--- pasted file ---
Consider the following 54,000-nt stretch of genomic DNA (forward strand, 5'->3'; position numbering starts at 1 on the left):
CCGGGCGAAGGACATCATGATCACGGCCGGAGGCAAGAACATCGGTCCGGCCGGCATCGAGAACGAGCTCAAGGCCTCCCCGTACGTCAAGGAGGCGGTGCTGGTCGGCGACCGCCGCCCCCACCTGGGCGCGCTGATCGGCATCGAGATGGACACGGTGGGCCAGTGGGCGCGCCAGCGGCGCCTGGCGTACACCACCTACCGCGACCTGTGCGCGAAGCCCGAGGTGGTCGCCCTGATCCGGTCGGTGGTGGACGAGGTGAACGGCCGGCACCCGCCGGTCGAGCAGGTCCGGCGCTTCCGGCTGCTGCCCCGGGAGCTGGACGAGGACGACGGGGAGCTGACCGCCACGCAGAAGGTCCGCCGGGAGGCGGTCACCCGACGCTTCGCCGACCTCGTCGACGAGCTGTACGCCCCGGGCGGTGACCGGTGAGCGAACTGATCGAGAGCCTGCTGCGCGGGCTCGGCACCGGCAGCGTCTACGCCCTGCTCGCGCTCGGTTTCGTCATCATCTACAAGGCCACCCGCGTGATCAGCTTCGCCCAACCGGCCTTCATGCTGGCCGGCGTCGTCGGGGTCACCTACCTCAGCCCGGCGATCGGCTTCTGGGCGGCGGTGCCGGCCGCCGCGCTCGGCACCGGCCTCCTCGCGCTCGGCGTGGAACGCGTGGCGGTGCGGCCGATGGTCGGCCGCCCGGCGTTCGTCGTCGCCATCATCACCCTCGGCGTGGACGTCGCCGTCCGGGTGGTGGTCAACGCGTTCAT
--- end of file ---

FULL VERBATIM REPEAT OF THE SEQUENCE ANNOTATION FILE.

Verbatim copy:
Consider the following 54,000-nt stretch of genomic DNA (forward strand, 5'->3'; position numbering starts at 1 on the left):
CCGGGCGAAGGACATCATGATCACGGCCGGAGGCAAGAACATCGGTCCGGCCGGCATCGAGAACGAGCTCAAGGCCTCCCCGTACGTCAAGGAGGCGGTGCTGGTCGGCGACCGCCGCCCCCACCTGGGCGCGCTGATCGGCATCGAGATGGACACGGTGGGCCAGTGGGCGCGCCAGCGGCGCCTGGCGTACACCACCTACCGCGACCTGTGCGCGAAGCCCGAGGTGGTCGCCCTGATCCGGTCGGTGGTGGACGAGGTGAACGGCCGGCACCCGCCGGTCGAGCAGGTCCGGCGCTTCCGGCTGCTGCCCCGGGAGCTGGACGAGGACGACGGGGAGCTGACCGCCACGCAGAAGGTCCGCCGGGAGGCGGTCACCCGACGCTTCGCCGACCTCGTCGACGAGCTGTACGCCCCGGGCGGTGACCGGTGAGCGAACTGATCGAGAGCCTGCTGCGCGGGCTCGGCACCGGCAGCGTCTACGCCCTGCTCGCGCTCGGTTTCGTCATCATCTACAAGGCCACCCGCGTGATCAGCTTCGCCCAACCGGCCTTCATGCTGGCCGGCGTCGTCGGGGTCACCTACCTCAGCCCGGCGATCGGCTTCTGGGCGGCGGTGCCGGCCGCCGCGCTCGGCACCGGCCTCCTCGCGCTCGGCGTGGAACGCGTGGCGGTGCGGCCGATGGTCGGCCGCCCGGCGTTCGTCGTCGCCATCATCACCCTCGGCGTGGACGTCGCCGTCCGGGTGGTGGTCAACGCGTTCAT